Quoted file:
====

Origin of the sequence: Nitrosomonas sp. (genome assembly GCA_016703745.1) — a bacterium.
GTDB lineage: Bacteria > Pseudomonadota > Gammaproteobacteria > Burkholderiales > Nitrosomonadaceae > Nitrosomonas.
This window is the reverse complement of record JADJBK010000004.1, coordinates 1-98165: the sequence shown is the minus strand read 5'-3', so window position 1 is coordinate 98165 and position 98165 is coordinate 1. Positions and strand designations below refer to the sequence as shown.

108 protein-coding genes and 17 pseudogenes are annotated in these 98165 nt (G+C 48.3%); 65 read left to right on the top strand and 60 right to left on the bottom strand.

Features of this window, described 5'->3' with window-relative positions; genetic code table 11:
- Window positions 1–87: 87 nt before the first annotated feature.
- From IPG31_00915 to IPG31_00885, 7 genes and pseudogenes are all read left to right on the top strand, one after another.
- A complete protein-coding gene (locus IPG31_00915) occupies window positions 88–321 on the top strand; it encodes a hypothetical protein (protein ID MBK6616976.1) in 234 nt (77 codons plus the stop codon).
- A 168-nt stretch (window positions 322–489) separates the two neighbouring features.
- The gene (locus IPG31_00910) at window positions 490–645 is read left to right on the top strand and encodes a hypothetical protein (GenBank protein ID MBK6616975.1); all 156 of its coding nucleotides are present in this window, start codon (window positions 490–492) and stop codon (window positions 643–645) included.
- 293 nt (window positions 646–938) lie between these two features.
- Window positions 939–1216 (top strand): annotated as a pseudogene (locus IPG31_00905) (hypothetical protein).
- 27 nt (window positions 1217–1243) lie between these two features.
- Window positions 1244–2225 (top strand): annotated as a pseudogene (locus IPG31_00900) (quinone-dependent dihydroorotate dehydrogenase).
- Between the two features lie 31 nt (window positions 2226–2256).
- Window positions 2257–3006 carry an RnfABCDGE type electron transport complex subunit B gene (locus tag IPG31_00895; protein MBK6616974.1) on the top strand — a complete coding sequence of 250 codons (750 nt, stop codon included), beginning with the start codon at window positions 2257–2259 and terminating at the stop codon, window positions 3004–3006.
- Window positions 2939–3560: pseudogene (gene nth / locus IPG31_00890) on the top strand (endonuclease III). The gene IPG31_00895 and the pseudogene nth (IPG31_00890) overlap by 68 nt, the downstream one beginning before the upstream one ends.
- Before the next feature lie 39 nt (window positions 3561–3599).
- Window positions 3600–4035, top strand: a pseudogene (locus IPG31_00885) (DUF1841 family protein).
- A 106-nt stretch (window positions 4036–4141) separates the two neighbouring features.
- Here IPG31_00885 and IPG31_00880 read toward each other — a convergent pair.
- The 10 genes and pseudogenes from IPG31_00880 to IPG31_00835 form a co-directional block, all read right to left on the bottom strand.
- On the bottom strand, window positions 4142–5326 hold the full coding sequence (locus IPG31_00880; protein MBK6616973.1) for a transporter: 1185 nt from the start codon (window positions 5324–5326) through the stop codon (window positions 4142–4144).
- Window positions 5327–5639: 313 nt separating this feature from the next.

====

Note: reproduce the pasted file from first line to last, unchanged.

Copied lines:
Origin of the sequence: Nitrosomonas sp. (genome assembly GCA_016703745.1) — a bacterium.
GTDB lineage: Bacteria > Pseudomonadota > Gammaproteobacteria > Burkholderiales > Nitrosomonadaceae > Nitrosomonas.
This window is the reverse complement of record JADJBK010000004.1, coordinates 1-98165: the sequence shown is the minus strand read 5'-3', so window position 1 is coordinate 98165 and position 98165 is coordinate 1. Positions and strand designations below refer to the sequence as shown.

108 protein-coding genes and 17 pseudogenes are annotated in these 98165 nt (G+C 48.3%); 65 read left to right on the top strand and 60 right to left on the bottom strand.

Features of this window, described 5'->3' with window-relative positions; genetic code table 11:
- Window positions 1–87: 87 nt before the first annotated feature.
- From IPG31_00915 to IPG31_00885, 7 genes and pseudogenes are all read left to right on the top strand, one after another.
- A complete protein-coding gene (locus IPG31_00915) occupies window positions 88–321 on the top strand; it encodes a hypothetical protein (protein ID MBK6616976.1) in 234 nt (77 codons plus the stop codon).
- A 168-nt stretch (window positions 322–489) separates the two neighbouring features.
- The gene (locus IPG31_00910) at window positions 490–645 is read left to right on the top strand and encodes a hypothetical protein (GenBank protein ID MBK6616975.1); all 156 of its coding nucleotides are present in this window, start codon (window positions 490–492) and stop codon (window positions 643–645) included.
- 293 nt (window positions 646–938) lie between these two features.
- Window positions 939–1216 (top strand): annotated as a pseudogene (locus IPG31_00905) (hypothetical protein).
- 27 nt (window positions 1217–1243) lie between these two features.
- Window positions 1244–2225 (top strand): annotated as a pseudogene (locus IPG31_00900) (quinone-dependent dihydroorotate dehydrogenase).
- Between the two features lie 31 nt (window positions 2226–2256).
- Window positions 2257–3006 carry an RnfABCDGE type electron transport complex subunit B gene (locus tag IPG31_00895; protein MBK6616974.1) on the top strand — a complete coding sequence of 250 codons (750 nt, stop codon included), beginning with the start codon at window positions 2257–2259 and terminating at the stop codon, window positions 3004–3006.
- Window positions 2939–3560: pseudogene (gene nth / locus IPG31_00890) on the top strand (endonuclease III). The gene IPG31_00895 and the pseudogene nth (IPG31_00890) overlap by 68 nt, the downstream one beginning before the upstream one ends.
- Before the next feature lie 39 nt (window positions 3561–3599).
- Window positions 3600–4035, top strand: a pseudogene (locus IPG31_00885) (DUF1841 family protein).
- A 106-nt stretch (window positions 4036–4141) separates the two neighbouring features.
- Here IPG31_00885 and IPG31_00880 read toward each other — a convergent pair.
- The 10 genes and pseudogenes from IPG31_00880 to IPG31_00835 form a co-directional block, all read right to left on the bottom strand.
- On the bottom strand, window positions 4142–5326 hold the full coding sequence (locus IPG31_00880; protein MBK6616973.1) for a transporter: 1185 nt from the start codon (window positions 5324–5326) through the stop codon (window positions 4142–4144).
- Window positions 5327–5639: 313 nt separating this feature from the next.